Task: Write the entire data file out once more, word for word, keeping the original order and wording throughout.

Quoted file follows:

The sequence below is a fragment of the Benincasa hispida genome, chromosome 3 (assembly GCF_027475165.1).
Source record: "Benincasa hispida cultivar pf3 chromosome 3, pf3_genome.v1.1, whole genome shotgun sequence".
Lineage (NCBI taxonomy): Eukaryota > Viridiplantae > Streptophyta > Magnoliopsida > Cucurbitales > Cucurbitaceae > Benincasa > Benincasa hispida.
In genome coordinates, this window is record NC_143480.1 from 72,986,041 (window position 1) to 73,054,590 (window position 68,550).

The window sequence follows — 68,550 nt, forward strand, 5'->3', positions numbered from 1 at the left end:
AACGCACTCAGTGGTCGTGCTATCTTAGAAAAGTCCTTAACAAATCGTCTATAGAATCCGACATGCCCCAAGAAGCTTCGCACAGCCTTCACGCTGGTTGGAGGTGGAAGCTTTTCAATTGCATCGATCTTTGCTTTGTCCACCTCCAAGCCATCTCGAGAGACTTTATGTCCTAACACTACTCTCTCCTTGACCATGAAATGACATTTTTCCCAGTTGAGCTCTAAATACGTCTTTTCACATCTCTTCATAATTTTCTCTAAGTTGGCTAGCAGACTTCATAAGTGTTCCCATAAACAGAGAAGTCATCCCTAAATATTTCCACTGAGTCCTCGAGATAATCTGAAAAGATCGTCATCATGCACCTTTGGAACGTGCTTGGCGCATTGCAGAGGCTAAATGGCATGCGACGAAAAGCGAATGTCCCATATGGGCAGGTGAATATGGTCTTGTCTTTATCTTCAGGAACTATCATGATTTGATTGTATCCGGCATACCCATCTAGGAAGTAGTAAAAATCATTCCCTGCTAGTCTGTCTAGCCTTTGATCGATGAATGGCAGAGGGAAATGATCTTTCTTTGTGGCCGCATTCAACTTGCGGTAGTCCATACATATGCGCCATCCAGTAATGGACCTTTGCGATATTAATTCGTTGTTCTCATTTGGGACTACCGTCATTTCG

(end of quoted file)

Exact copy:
The sequence below is a fragment of the Benincasa hispida genome, chromosome 3 (assembly GCF_027475165.1).
Source record: "Benincasa hispida cultivar pf3 chromosome 3, pf3_genome.v1.1, whole genome shotgun sequence".
Lineage (NCBI taxonomy): Eukaryota > Viridiplantae > Streptophyta > Magnoliopsida > Cucurbitales > Cucurbitaceae > Benincasa > Benincasa hispida.
In genome coordinates, this window is record NC_143480.1 from 72,986,041 (window position 1) to 73,054,590 (window position 68,550).

The window sequence follows — 68,550 nt, forward strand, 5'->3', positions numbered from 1 at the left end:
AACGCACTCAGTGGTCGTGCTATCTTAGAAAAGTCCTTAACAAATCGTCTATAGAATCCGACATGCCCCAAGAAGCTTCGCACAGCCTTCACGCTGGTTGGAGGTGGAAGCTTTTCAATTGCATCGATCTTTGCTTTGTCCACCTCCAAGCCATCTCGAGAGACTTTATGTCCTAACACTACTCTCTCCTTGACCATGAAATGACATTTTTCCCAGTTGAGCTCTAAATACGTCTTTTCACATCTCTTCATAATTTTCTCTAAGTTGGCTAGCAGACTTCATAAGTGTTCCCATAAACAGAGAAGTCATCCCTAAATATTTCCACTGAGTCCTCGAGATAATCTGAAAAGATCGTCATCATGCACCTTTGGAACGTGCTTGGCGCATTGCAGAGGCTAAATGGCATGCGACGAAAAGCGAATGTCCCATATGGGCAGGTGAATATGGTCTTGTCTTTATCTTCAGGAACTATCATGATTTGATTGTATCCGGCATACCCATCTAGGAAGTAGTAAAAATCATTCCCTGCTAGTCTGTCTAGCCTTTGATCGATGAATGGCAGAGGGAAATGATCTTTCTTTGTGGCCGCATTCAACTTGCGGTAGTCCATACATATGCGCCATCCAGTAATGGACCTTTGCGATATTAATTCGTTGTTCTCATTTGGGACTACCGTCATTTCG